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The worldwide wheat price surge, in particular, is largely because of the continuing drought in Australia. Their wheat harvest this spring (their fall) was about 1/2 of recent years harvest and they are usually a MAJOR producer. Toss in fertilizer prices being up 40-50%, the total meltdown of agriculture in Nigeria and a few major rice producing countries putting export restrictions on their inventories and you have major supply disruptions in a good chunk of the world.

Ethanol from food crops isn't a good thing, but it does at least lay the groundwork for 2nd-generation biofuels from non-food sources. The back end (distillation) of the plant is the same, but the feedstock prep and fermentation stages will need retrofitting. Butanol likewise -- adjustments to the fermentation needed, but the plant will be largely the same as for corn ethanol.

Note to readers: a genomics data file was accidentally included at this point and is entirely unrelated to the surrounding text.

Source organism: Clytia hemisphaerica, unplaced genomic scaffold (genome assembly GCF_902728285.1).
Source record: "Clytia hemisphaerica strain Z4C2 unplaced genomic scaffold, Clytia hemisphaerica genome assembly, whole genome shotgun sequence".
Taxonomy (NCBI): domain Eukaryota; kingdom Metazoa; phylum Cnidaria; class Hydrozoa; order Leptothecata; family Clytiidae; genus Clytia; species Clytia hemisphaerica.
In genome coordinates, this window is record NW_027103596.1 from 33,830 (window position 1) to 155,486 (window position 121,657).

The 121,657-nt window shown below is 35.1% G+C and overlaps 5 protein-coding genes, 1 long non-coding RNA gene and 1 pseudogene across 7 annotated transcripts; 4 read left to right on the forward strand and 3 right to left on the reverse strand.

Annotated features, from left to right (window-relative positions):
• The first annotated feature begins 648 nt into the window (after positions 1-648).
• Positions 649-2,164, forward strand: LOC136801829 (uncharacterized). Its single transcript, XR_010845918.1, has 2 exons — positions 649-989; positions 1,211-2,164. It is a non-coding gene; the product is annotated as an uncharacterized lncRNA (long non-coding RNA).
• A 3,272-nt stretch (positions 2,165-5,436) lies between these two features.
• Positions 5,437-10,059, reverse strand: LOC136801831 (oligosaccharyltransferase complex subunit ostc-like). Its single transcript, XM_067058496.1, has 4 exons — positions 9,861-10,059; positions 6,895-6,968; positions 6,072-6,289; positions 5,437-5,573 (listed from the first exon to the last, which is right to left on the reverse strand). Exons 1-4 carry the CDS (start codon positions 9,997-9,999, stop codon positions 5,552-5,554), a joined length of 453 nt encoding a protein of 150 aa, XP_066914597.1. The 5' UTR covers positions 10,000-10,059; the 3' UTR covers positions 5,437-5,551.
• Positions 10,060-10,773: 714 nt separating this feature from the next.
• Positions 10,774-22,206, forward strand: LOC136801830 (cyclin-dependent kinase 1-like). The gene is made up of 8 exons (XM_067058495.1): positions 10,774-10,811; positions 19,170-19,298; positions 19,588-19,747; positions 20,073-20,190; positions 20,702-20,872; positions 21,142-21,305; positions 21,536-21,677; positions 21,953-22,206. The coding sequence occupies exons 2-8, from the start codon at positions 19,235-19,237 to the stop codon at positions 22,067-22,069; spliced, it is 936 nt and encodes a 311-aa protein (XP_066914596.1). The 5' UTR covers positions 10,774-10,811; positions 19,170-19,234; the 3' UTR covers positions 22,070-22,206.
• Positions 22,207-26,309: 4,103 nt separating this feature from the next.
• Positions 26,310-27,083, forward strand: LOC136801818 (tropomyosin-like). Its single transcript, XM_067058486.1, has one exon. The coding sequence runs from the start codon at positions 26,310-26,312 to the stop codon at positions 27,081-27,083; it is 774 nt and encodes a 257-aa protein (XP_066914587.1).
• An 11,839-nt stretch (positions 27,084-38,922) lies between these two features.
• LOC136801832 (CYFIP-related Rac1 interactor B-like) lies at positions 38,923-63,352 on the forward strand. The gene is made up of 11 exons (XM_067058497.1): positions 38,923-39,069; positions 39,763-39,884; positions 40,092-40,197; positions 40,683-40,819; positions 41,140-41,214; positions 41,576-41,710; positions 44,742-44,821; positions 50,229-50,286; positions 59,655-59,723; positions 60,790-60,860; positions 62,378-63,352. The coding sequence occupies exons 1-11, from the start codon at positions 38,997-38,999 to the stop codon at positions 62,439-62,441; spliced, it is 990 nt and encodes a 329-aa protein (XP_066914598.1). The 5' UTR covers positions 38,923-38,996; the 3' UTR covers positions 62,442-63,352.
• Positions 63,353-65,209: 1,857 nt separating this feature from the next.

Producers will switch away from corn rapidly once it is no longer the most economic feedstock. They're in business to make money, not to be nice to corn farmers. I suspect we'll see a huge corn glut in about three or four years that'll ruin a lot of farmers as a quarter to a third of their current market moves on to cheaper feedstock...

And hey, someone from the National Petrochemical & Refiners Association trashing an alternative to dino-juice? What are the odds of that?

Last edited by Chromer; 06-03-2008 at 06:49 PM.
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Old 06-04-2008, 01:10 AM   #19
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Also for example, in SE asia they are taking rice paddies out of production and planting the land with rubber plantations hoping to sell the rubber to China in 3 years when the trees are old enough to produce. Chinas industrial boom is causing all sorts of similar supply chain ripples as people try to jump on the band wagon to supply them with key commodities.